“You can Point to This Card”: Trialling the use of Visual Aids in Teaching Children to use Ground Rules in Forensic Interviewing.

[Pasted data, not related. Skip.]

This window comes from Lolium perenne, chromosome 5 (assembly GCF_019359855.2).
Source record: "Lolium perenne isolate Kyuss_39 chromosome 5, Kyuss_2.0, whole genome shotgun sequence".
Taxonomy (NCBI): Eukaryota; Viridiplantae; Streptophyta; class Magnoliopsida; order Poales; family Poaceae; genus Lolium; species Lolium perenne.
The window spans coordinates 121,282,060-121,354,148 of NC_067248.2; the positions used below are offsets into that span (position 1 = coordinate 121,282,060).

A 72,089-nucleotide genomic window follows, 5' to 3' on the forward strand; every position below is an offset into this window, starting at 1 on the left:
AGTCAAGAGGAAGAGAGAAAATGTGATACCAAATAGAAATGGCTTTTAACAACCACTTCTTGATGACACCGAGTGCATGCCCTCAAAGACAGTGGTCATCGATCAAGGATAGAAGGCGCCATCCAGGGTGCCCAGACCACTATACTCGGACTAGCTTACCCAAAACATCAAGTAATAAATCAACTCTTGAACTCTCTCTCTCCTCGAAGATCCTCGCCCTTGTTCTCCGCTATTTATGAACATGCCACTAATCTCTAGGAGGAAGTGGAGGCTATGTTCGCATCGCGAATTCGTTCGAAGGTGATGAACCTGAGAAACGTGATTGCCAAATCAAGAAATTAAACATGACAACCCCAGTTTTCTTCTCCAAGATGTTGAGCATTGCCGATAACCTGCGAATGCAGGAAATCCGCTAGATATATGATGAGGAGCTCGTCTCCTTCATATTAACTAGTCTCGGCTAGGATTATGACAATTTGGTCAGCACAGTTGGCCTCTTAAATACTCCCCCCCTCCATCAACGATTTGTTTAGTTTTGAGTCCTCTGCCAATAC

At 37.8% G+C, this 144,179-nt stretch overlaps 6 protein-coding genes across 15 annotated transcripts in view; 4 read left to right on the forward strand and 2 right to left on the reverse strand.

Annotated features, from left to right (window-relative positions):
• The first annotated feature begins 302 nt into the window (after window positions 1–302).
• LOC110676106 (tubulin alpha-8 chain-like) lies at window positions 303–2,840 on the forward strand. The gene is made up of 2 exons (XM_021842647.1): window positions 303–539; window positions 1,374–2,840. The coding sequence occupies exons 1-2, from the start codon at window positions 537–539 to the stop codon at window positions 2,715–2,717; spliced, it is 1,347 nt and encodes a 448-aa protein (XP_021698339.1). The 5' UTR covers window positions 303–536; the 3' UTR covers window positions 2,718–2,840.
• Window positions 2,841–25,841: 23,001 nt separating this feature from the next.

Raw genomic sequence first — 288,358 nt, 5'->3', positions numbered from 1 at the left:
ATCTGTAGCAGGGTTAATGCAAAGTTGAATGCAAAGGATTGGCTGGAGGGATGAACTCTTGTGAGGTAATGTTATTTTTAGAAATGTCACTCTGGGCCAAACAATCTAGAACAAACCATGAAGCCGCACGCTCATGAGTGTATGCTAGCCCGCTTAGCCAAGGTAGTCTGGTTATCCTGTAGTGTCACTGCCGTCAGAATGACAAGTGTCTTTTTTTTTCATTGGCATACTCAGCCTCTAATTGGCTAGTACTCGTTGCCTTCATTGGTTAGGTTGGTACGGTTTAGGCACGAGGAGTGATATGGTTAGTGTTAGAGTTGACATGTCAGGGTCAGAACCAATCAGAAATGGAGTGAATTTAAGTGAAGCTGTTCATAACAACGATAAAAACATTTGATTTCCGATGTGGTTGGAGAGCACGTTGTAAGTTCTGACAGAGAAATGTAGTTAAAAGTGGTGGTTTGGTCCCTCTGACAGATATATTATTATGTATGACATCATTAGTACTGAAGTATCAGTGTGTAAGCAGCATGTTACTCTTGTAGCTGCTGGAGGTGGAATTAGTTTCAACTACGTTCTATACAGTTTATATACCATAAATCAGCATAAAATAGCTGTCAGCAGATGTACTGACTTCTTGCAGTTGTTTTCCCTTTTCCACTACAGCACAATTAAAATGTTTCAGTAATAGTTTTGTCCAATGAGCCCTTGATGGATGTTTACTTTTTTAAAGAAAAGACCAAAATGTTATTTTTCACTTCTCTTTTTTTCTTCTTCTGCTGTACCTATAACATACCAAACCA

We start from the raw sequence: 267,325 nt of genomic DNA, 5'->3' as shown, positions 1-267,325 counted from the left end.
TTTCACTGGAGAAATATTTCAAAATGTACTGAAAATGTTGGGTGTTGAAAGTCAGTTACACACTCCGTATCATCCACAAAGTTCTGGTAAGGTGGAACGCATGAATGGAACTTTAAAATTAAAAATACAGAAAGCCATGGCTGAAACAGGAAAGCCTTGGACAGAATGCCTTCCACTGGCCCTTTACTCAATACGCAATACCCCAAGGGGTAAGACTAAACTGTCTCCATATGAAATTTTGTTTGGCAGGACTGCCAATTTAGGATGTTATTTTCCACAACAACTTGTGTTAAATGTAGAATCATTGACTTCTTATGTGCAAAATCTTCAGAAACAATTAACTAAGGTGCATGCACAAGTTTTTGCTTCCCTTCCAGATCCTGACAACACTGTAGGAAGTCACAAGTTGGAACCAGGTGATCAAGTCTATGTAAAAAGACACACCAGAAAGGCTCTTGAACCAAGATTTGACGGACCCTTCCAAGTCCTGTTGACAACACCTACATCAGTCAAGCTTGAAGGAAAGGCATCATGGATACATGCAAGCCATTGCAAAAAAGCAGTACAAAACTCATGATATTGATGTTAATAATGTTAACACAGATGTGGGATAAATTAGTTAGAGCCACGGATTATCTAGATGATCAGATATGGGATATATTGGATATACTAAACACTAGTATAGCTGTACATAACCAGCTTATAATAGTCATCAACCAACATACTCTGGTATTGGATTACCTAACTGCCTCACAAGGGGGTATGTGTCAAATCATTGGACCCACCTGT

AbstractOften when children are interviewed, they are taught ground rules to help guide their responses to questions. Ground rules are utilised frequently in forensic interviewing, but there remain questions about their functionality and efficacy. This research examined the use of visual cue cards to teach children ground rules, First, we piloted the use of realistic photographs versus cartoon-like emoticons when responding us ground rules, and children showed an overwhelming preference for emoticons, so visual cue cards were developed using emoticons displaying gestures representing the ground rules. Then, 89 children aged 5-12 years participated in a staged event and were subsequently interviewed about it. Children were randomly assigned to a “business as usual” (BAU) control group (verbal instruction only) or to the visual aids (VA) group (verbal and visual instruction). We predicted that children in VA would respond better to training questions, and to challenge questions; and that they would spontaneously utilise ground rules more than those in BAU. Results did not support these hypotheses. Performance in responding with ground rules was relatively poor despite condition, with no significant differences in responding observed. Spontaneous use of ground rules was negatively correlated with age, indicating that older children spontaneously utilised ground rules significantly less than younger children. Theoretical research implications are discussed. We conclude that the current method of training children to use ground rules are not effective, and we have demonstrated that visual cue cards do not provide sufficient support for children in this context. Future research should explore a more comprehensive training method which includes an extended verbal instruction of the ground rules and incorporates more varied and nuanced opportunities for children to practice using ground rules.